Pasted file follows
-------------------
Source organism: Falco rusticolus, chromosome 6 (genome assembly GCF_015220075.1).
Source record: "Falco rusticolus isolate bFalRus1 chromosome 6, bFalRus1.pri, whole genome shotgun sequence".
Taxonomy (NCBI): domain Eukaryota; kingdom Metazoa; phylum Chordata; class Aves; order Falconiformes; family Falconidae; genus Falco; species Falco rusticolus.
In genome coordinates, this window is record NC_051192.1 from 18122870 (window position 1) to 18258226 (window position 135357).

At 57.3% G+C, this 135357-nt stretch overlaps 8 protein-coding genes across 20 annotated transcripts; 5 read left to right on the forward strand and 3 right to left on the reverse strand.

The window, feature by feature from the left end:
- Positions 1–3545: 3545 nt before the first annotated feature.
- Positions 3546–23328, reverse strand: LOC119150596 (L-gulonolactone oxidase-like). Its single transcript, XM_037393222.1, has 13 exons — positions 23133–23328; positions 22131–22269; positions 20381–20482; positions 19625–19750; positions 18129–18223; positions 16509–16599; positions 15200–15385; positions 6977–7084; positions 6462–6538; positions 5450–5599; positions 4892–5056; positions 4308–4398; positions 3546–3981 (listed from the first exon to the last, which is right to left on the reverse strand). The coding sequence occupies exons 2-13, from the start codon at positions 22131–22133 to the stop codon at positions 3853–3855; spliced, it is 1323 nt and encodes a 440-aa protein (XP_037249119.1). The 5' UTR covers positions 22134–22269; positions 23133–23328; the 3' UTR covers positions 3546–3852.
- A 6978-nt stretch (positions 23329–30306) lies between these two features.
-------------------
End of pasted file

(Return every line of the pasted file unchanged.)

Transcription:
Source organism: Falco rusticolus, chromosome 6 (genome assembly GCF_015220075.1).
Source record: "Falco rusticolus isolate bFalRus1 chromosome 6, bFalRus1.pri, whole genome shotgun sequence".
Taxonomy (NCBI): domain Eukaryota; kingdom Metazoa; phylum Chordata; class Aves; order Falconiformes; family Falconidae; genus Falco; species Falco rusticolus.
In genome coordinates, this window is record NC_051192.1 from 18122870 (window position 1) to 18258226 (window position 135357).

At 57.3% G+C, this 135357-nt stretch overlaps 8 protein-coding genes across 20 annotated transcripts; 5 read left to right on the forward strand and 3 right to left on the reverse strand.

The window, feature by feature from the left end:
- Positions 1–3545: 3545 nt before the first annotated feature.
- Positions 3546–23328, reverse strand: LOC119150596 (L-gulonolactone oxidase-like). Its single transcript, XM_037393222.1, has 13 exons — positions 23133–23328; positions 22131–22269; positions 20381–20482; positions 19625–19750; positions 18129–18223; positions 16509–16599; positions 15200–15385; positions 6977–7084; positions 6462–6538; positions 5450–5599; positions 4892–5056; positions 4308–4398; positions 3546–3981 (listed from the first exon to the last, which is right to left on the reverse strand). The coding sequence occupies exons 2-13, from the start codon at positions 22131–22133 to the stop codon at positions 3853–3855; spliced, it is 1323 nt and encodes a 440-aa protein (XP_037249119.1). The 5' UTR covers positions 22134–22269; positions 23133–23328; the 3' UTR covers positions 3546–3852.
- A 6978-nt stretch (positions 23329–30306) lies between these two features.